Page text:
Scientists have developed a portable device with advanced sensors that can accurately identify fake or watered-down alcohol, offering a strategy for liquor quality assurance. Watered-down or fake liquors can reap financial rewards for nefarious individuals, but the adulteration of liquor cheats consumers and can even lead to health hazards from added contaminants.
In the past few years, deaths from contaminated alcohol have been reported in Indonesia, Mexico, China, Poland and Russia, among other places. Unscrupulous individuals hoping to make a profit may homebrew liquor and bottle it in official-looking packaging or dilute liquor with anything from water to antifreeze.
Kenneth S Suslick and Zheng Li from the University of Illinois at Urbana-Champaign in the US wanted to address this growing health concern by engineering a device that can easily identify tainted products. The researchers developed a disposable sensor with 36 dyes that change colour upon exposure to particular components in liquor. Partial oxidation of the liquor vapours improved the sensor’s response.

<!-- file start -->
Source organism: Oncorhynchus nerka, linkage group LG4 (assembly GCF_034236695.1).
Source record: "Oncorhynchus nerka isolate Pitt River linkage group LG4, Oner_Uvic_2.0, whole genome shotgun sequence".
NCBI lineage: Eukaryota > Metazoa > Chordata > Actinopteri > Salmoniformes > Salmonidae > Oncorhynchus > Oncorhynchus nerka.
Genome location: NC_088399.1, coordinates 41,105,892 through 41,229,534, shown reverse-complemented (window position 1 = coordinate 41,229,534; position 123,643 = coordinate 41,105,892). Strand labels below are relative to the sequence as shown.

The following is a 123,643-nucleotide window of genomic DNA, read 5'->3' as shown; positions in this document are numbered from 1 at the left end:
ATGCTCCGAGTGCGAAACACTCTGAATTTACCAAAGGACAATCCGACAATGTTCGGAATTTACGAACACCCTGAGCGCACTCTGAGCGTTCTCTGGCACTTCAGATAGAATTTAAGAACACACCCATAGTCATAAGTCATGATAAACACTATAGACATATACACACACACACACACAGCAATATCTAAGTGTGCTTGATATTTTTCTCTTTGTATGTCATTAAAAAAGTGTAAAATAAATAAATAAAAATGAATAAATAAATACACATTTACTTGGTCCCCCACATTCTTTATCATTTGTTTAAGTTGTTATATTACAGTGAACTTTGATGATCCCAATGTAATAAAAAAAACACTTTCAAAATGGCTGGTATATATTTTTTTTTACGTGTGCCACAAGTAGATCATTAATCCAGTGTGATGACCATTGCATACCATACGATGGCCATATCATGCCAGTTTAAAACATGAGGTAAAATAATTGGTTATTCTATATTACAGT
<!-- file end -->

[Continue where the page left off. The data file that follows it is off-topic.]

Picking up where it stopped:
Using a handheld image analyser to detect these colour changes, the scientists correctly identified the alcoholic content and brand of 14 different liquors, including various scotch whiskey, bourbon, rye, brandy and vodka with greater than 99 percent accuracy. In an experiment to demonstrate a real-world application, the researchers also sniffed out booze that had been watered down, even by as little as one per cent.